The arts are represented at the Headley-Whitney Museum.  The fall brings college basketball, and the University of Kentucky has been one of the top teams in college basketball history in terms of overall wins.  Kentucky’s Bourbon Trail includes stops at distilleries in the Lexington area.  Other sights of interest include the Aviation Museum of Kentucky, which displays both vintage aircraft and modern planes and the Arboretum State Botanical Garden of Kentucky.

Situated on the banks of the Ohio River, Louisville is Kentucky’s largest city.  It is famous for its annual running of the Kentucky Derby in May, as well as being the home of former heavyweight boxing champion Muhammad Ali and the birthplace of Kentucky Fried Chicken.  It is also well known for producing Louisville Slugger baseball bats, and the factory can be toured with its museum spotlighting great players who used the bats, like Hank Aaron, Ted Williams, and Babe Ruth.  A 120-foot-tall replica of a bat sits outside the building.

Historic Old Louisville is a great place to stroll, containing one of the country’s largest collections of Victorian-era homes.  The University of Louisville is found here, as well as several Fortune 500 brands like Humana and Yum! Brands.  The city’s top sights include the Kentucky Derby Museum, Muhammad Ali Center, Speed Art Museum, Frazier History Museum, the Conrad-Caldwell House Museum, the Kentucky Museum of Art and Craft, the Historic Locust Grove farmstead from 1792, and the area’s bourbon distilleries. Outdoor places to see include the Louisville Mega Cavern and Louisville Zoo. Or cruise the Ohio River on the Belle of Louisville steamboat.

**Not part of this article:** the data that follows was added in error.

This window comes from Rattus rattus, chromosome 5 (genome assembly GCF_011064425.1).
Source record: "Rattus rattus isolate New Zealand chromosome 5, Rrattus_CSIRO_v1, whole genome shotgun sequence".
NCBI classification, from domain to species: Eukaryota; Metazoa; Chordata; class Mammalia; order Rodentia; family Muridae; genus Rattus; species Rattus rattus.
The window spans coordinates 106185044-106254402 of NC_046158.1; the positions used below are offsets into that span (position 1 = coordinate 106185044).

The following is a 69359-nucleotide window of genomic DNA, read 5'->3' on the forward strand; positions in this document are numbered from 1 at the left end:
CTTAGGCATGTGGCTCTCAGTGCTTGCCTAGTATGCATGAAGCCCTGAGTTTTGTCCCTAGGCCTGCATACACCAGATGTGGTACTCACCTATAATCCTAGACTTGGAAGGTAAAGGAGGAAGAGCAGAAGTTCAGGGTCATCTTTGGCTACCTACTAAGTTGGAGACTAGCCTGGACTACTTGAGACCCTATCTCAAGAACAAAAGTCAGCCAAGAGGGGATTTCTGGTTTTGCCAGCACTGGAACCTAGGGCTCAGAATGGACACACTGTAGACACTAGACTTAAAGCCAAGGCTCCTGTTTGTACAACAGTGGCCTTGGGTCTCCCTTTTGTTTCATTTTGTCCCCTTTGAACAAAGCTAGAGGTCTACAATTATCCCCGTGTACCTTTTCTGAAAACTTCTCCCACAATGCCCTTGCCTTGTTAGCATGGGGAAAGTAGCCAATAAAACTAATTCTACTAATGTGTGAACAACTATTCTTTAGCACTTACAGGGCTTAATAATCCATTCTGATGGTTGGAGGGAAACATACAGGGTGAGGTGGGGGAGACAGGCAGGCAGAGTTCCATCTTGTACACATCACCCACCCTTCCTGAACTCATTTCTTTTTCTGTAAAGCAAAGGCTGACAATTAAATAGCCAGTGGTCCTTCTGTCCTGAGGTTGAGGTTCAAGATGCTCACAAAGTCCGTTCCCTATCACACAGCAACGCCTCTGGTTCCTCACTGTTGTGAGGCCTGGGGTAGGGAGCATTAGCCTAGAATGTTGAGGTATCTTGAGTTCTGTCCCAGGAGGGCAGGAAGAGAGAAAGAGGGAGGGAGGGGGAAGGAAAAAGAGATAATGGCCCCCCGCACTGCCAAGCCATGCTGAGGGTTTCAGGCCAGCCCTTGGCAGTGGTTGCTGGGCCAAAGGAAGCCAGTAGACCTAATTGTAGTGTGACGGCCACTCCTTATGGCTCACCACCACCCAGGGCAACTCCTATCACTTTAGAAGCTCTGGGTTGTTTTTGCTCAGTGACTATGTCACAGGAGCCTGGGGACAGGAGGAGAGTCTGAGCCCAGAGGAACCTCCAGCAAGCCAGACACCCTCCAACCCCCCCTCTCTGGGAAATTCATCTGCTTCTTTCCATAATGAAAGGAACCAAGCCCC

Top Hotels in Kentucky

Top 10 Most Luxurious Hotels in Kentucky

Pair up your Bluegrass State visit on one of Paramount’s private jets with a stay at one of Kentucky’s most luxurious hotels.

The Grady Hotel, Louisville
The Grady Hotel is set in the heart of Louisville near the Kentucky Center for Performing Arts, Muhammad Ali Center, and the Ohio River.   The historic building was once an apothecary, then home to the Swann-Abram Hat Company, which made hats for Derby clientele.  The walls of the hotel feature local art, including paintings and photographs.  Rooms contain silk robes reminiscent of those worn by famous boxer and native son Muhammed Ali.  Southern hospitality is served up along with small plates and cocktails at the Wild Swann, Grady’s in-house restaurant.  Drinks can be savored fireside or in the hotel’s comfortable library.